Reinjection undertaking

When the project was approved by the Indonesian government in 2002, the lead operator, UK-based multinational oil and gas company, BP, undertook to investigate how to minimise the level of CO2 emissions and in particular to consider the possibility of reinjecting the CO2 into a suitable underground reservoir.

The investigation was to include a comprehensive study programme to locate a suitable reinjection site, and to fully estimate the cost of a viable reinjection scheme. BP and the Indonesian state-owned oil company, Pertamina, were to network with technology providers to find innovative ways to reduce costs of CO2 capture and injection.6

Seven years on, as the project has become operational, there has been little progress towards identifying a feasible reinjection option. The harmful emissions will be vented into the atmosphere for at least the first four years of operations.

CCS technology

Technological measures to reduce greenhouse gas emissions from the burning of fossil fuels, such as reinjection, commonly known as carbon, capture and storage (CCS), are controversial and largely unproven. They have received particular publicity recently in the UK in relation to the building of coal-fired power stations.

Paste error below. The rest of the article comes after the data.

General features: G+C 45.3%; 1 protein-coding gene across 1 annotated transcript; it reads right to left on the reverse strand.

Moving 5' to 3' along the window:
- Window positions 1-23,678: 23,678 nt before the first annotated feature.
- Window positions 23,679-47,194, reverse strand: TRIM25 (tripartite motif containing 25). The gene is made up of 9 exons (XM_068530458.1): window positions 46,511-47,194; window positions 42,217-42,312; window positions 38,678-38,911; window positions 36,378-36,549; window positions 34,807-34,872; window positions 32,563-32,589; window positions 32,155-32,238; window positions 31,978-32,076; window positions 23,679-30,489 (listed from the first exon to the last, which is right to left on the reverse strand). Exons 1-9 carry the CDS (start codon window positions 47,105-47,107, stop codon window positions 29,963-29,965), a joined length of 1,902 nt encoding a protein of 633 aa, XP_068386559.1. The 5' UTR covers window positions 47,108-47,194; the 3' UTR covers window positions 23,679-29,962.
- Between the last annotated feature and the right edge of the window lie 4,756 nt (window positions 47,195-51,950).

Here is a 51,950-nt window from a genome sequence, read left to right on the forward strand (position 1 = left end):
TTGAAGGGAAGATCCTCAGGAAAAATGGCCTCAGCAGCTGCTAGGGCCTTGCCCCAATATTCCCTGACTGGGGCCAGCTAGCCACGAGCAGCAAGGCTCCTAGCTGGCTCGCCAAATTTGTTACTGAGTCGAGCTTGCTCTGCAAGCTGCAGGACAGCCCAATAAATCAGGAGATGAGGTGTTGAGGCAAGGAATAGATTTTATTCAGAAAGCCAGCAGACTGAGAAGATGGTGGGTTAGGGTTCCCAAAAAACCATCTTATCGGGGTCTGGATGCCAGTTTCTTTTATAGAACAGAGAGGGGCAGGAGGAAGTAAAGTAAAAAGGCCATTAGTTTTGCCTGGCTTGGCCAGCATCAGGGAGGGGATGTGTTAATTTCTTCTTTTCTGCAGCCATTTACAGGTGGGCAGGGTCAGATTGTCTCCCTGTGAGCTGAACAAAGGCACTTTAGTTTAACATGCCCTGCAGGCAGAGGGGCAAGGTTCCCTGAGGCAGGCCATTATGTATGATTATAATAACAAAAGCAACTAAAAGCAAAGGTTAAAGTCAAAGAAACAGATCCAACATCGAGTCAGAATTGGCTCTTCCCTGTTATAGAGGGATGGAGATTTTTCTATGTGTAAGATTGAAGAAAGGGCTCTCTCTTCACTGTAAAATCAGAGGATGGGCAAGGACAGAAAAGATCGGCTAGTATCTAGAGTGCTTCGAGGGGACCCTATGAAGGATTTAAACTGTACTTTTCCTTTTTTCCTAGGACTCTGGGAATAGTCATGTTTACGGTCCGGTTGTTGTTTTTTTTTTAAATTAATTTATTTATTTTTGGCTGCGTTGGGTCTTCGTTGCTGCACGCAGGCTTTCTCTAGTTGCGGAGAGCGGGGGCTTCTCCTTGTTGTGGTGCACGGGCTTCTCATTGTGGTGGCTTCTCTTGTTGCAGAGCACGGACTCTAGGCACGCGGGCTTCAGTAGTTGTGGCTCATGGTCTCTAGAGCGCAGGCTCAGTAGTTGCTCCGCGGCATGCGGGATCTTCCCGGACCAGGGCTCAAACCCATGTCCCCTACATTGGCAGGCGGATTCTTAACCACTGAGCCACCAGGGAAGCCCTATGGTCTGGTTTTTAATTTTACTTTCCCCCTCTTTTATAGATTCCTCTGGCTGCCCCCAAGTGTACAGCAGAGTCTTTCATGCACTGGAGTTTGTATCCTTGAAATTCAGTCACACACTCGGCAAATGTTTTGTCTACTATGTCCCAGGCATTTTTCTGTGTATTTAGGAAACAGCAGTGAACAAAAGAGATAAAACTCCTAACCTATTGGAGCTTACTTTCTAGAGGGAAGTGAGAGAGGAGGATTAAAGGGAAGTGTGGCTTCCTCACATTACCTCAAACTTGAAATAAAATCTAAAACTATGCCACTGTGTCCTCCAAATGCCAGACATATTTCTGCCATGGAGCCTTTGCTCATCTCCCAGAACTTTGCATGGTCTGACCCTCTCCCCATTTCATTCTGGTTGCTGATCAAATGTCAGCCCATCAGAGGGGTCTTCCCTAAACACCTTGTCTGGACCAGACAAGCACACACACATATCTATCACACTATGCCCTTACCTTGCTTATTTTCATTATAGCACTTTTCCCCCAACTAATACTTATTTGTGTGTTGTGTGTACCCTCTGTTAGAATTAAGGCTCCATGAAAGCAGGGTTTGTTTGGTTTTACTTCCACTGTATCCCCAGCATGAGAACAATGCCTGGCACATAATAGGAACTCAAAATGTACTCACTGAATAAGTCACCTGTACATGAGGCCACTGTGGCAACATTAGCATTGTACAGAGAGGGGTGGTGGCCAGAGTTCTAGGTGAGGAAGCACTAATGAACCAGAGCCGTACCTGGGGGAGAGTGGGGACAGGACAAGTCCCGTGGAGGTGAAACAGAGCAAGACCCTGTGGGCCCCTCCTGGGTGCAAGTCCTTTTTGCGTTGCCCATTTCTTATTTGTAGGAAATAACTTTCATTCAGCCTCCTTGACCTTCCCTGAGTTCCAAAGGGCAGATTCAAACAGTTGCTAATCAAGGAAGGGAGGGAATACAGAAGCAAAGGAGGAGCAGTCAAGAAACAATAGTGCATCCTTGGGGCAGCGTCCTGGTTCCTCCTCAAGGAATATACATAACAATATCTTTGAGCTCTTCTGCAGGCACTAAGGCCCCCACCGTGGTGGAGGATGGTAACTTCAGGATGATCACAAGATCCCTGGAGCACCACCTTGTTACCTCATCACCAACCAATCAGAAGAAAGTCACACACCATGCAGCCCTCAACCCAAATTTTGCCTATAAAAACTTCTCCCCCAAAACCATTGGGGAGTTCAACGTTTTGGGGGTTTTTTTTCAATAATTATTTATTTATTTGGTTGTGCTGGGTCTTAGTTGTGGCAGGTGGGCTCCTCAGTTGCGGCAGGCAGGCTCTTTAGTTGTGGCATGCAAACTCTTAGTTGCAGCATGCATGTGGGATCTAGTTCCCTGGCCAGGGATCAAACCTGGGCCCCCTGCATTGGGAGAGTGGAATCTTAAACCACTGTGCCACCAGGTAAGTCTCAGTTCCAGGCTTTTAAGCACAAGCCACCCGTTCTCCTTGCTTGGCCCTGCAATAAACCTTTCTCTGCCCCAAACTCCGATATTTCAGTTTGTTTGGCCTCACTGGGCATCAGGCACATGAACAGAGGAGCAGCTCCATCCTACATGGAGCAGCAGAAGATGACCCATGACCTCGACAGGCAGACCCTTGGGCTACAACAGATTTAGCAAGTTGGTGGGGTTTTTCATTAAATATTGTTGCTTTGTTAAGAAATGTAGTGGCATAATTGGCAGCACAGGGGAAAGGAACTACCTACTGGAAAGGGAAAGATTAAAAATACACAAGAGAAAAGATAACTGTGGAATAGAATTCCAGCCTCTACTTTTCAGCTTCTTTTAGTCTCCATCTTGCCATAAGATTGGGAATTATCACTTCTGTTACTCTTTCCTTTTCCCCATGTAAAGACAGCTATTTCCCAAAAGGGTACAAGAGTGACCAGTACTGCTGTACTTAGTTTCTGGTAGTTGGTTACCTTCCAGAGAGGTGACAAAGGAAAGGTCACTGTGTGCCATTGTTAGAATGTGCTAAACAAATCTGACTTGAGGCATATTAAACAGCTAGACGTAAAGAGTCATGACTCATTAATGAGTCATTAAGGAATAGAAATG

Criticisms from environmentalists are based on the argument that real solutions to climate change must lie in renewable energy and energy efficiency. They also include the claims that:

  • CCS cannot deliver in time to avoid dangerous climate change;
  • CCS requires a huge amount of energy, using 10 and 40 per cent of the energy produced by a power station;
  • Storing carbon underground is risky; safe and permanent storage of CO2 cannot be guaranteed;
  • CCS is expensive;